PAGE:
At any time before the vehicle is sold, the consumer has the right to redeem it. If the consumer can pay off the debt that they owe, as well as any reasonable expenses that may have been collected by the creditor during the repossession, they are entitled to receive back the vehicle. If they are able to do this, they will no longer be in default and they will be reverted back to their rights under the original loan agreement.
The creditor must ask for a commercially reasonable price during the sale of the vehicle. Any price that is significantly lower than the average market value of the vehicle could be an indication of unlawfulness by the creditor. After the sale has occurred, the creditor must then send the consumer a notice of deficiency. This notice should inform the consumer of the vehicle’s selling price and whether or not they still owe any money on the loan. The proceeds of the sale should first be applied to any costs accumulated by the creditor in repossessing their vehicle and setting up the sale, and the amount that remains should then be applied to the consumer’s debt. If there is a surplus of funds after everything has been paid for, the creditor should give the profit to the consumer. However, if the money from the sale was not enough to cover the total amount of expenses plus their debt, the consumer may be held responsible for paying the deficiency (the balance that still remains on their loan).
What happens if a consumer’s vehicle was wrongly repossessed?
If the creditor did not comply with New Jersey’s provisions regarding repossession, it is possible that the consumer’s vehicle was wrongly repossessed. For example, if they did not receive a Notice of Repossession and Right to Redeem or a post-sale notice from their creditor, the vehicle’s repossession may have been unlawful. If this is the case, the consumer may not need to pay the deficiency balance. Additionally, if the repossession company breached the peace while repossessing the vehicle or if they repossessed the wrong vehicle that they had no right to take, they could have violated the Fair Debt Collection Practices Act (FDCPA), a federal law that protects consumers from debt collectors. If either of these situations occurred, pursuant to the act, the consumer could be entitled to a compensation of up to $1,000 in statutory damages to be paid for by the repossession company and their legal fees and any costs could be paid for as well.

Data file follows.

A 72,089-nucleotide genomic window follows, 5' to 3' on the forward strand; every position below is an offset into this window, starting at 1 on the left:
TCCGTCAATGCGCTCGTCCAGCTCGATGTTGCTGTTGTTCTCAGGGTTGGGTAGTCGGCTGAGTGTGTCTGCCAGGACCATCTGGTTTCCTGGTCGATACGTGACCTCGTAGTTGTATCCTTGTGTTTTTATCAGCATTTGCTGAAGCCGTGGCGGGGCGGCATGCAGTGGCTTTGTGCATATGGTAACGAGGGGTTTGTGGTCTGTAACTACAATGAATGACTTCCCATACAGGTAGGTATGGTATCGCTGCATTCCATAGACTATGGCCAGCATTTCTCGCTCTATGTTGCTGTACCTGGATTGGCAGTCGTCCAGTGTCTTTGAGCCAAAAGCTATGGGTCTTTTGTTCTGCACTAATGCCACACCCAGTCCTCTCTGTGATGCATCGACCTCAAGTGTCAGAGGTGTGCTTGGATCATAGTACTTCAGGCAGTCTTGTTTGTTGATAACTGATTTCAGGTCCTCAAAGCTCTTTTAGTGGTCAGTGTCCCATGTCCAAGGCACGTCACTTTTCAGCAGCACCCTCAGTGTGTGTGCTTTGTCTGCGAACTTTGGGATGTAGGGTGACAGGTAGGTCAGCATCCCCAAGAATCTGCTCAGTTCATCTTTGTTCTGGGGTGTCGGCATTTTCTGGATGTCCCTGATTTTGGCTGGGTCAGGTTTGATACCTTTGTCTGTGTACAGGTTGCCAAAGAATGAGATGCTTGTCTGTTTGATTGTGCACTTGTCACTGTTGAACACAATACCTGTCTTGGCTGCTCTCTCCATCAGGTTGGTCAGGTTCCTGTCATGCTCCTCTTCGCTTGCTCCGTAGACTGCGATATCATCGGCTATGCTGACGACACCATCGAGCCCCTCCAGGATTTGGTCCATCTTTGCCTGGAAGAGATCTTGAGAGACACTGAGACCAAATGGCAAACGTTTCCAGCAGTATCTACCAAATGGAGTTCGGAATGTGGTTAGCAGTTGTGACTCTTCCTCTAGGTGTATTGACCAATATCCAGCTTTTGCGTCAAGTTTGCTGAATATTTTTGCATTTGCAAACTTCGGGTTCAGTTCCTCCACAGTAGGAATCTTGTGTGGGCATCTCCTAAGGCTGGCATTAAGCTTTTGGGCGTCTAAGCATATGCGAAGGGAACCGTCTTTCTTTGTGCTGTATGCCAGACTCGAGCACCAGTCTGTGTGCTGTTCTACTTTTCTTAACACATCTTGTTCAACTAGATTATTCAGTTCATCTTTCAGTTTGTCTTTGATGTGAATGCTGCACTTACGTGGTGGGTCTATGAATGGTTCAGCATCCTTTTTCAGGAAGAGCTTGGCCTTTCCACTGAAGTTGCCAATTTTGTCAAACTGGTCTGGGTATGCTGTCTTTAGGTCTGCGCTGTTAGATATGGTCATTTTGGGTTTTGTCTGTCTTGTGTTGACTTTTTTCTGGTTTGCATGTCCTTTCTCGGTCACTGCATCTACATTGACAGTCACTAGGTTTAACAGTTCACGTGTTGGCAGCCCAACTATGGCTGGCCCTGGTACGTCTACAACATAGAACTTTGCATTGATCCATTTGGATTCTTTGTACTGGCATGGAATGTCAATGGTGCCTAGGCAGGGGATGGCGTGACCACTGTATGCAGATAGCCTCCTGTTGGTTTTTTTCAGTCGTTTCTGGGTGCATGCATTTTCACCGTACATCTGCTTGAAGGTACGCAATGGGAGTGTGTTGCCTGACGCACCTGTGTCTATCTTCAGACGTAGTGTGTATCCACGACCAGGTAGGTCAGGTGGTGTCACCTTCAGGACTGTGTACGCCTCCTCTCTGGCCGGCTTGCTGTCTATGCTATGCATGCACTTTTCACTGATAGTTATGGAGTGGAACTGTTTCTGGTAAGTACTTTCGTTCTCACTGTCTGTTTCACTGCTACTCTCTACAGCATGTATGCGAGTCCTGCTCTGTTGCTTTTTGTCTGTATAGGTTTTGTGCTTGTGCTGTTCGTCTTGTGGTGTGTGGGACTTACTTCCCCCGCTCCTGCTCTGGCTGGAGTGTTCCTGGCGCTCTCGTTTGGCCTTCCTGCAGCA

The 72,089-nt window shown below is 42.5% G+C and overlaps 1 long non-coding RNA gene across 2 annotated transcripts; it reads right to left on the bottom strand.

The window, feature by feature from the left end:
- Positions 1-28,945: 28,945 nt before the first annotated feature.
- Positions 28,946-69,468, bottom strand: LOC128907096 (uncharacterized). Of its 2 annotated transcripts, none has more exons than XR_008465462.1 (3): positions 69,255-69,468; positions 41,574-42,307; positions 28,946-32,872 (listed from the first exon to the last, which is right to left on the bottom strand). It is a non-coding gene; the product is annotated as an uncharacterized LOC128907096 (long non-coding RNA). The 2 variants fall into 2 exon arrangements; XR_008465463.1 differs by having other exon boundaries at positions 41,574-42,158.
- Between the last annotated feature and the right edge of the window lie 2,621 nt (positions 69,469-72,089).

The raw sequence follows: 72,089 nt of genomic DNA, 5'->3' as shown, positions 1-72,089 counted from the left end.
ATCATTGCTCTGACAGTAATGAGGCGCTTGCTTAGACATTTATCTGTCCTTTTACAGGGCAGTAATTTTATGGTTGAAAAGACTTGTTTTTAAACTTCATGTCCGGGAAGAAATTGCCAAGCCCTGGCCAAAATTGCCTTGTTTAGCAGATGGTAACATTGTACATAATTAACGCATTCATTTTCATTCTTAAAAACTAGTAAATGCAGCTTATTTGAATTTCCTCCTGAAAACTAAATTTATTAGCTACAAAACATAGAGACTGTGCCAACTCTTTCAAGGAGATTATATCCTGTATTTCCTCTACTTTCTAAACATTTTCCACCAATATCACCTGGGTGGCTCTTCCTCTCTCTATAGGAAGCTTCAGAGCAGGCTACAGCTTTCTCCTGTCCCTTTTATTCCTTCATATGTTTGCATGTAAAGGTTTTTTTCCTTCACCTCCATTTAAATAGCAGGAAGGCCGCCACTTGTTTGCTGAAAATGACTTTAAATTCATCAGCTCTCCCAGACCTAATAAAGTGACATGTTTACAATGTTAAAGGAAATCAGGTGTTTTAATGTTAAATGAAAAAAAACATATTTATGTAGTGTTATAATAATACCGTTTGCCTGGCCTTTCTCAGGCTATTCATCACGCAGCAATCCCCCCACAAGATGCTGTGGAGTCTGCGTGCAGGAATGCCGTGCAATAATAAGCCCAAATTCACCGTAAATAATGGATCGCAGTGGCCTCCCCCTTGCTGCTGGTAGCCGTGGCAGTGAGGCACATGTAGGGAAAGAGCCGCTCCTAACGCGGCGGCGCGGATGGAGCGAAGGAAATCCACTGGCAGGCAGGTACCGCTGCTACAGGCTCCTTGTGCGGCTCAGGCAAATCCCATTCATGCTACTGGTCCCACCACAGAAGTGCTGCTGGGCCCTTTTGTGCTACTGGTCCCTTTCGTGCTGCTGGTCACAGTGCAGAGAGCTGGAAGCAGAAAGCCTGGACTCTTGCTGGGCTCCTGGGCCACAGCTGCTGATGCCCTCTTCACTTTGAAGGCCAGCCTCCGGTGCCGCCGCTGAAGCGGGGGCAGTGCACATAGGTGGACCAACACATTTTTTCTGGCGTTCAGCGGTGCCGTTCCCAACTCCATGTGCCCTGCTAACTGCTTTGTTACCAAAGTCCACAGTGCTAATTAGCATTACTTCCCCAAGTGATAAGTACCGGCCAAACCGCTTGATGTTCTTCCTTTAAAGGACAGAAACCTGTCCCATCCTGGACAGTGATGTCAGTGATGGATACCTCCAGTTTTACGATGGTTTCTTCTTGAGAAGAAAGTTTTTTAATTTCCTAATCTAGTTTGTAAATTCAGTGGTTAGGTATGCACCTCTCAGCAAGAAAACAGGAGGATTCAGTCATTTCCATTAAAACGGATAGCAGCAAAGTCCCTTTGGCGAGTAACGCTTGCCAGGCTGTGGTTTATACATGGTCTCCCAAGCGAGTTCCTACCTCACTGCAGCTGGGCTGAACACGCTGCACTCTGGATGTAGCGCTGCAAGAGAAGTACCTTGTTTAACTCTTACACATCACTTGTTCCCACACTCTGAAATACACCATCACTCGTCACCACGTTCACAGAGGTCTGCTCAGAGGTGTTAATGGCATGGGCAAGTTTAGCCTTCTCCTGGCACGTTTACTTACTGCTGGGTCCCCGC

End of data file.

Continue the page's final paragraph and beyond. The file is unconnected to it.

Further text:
Where can a consumer look for help or for answers to their questions?
A consumer protection agency in the state that the consumer lives in, the state’s Office of the Attorney General, and/or a consumer protection attorney who is licensed in a consumer’s respective state can help a consumer in getting help and/or determining the answer to their questions in regard to the aforementioned laws. The Consumer Financial Protection Bureau can assist as well.